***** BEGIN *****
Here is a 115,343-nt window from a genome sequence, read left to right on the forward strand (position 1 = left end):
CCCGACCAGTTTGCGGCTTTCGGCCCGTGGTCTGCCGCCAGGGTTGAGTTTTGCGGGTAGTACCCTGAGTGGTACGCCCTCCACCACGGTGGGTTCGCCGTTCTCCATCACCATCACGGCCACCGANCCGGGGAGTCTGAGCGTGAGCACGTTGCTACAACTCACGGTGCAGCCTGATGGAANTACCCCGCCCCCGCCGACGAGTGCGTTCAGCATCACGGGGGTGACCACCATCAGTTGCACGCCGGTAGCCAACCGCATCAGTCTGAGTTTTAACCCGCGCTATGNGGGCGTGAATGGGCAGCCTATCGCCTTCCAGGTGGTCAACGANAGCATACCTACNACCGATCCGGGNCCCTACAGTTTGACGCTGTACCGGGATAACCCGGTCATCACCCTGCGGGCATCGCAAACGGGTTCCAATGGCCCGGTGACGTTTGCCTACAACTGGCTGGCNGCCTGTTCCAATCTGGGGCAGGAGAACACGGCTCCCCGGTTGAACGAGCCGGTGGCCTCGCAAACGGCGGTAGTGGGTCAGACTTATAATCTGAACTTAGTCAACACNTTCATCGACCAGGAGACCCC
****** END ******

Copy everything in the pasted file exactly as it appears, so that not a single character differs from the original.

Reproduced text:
Here is a 115,343-nt window from a genome sequence, read left to right on the forward strand (position 1 = left end):
CCCGACCAGTTTGCGGCTTTCGGCCCGTGGTCTGCCGCCAGGGTTGAGTTTTGCGGGTAGTACCCTGAGTGGTACGCCCTCCACCACGGTGGGTTCGCCGTTCTCCATCACCATCACGGCCACCGANCCGGGGAGTCTGAGCGTGAGCACGTTGCTACAACTCACGGTGCAGCCTGATGGAANTACCCCGCCCCCGCCGACGAGTGCGTTCAGCATCACGGGGGTGACCACCATCAGTTGCACGCCGGTAGCCAACCGCATCAGTCTGAGTTTTAACCCGCGCTATGNGGGCGTGAATGGGCAGCCTATCGCCTTCCAGGTGGTCAACGANAGCATACCTACNACCGATCCGGGNCCCTACAGTTTGACGCTGTACCGGGATAACCCGGTCATCACCCTGCGGGCATCGCAAACGGGTTCCAATGGCCCGGTGACGTTTGCCTACAACTGGCTGGCNGCCTGTTCCAATCTGGGGCAGGAGAACACGGCTCCCCGGTTGAACGAGCCGGTGGCCTCGCAAACGGCGGTAGTGGGTCAGACTTATAATCTGAACTTAGTCAACACNTTCATCGACCAGGAGACCCC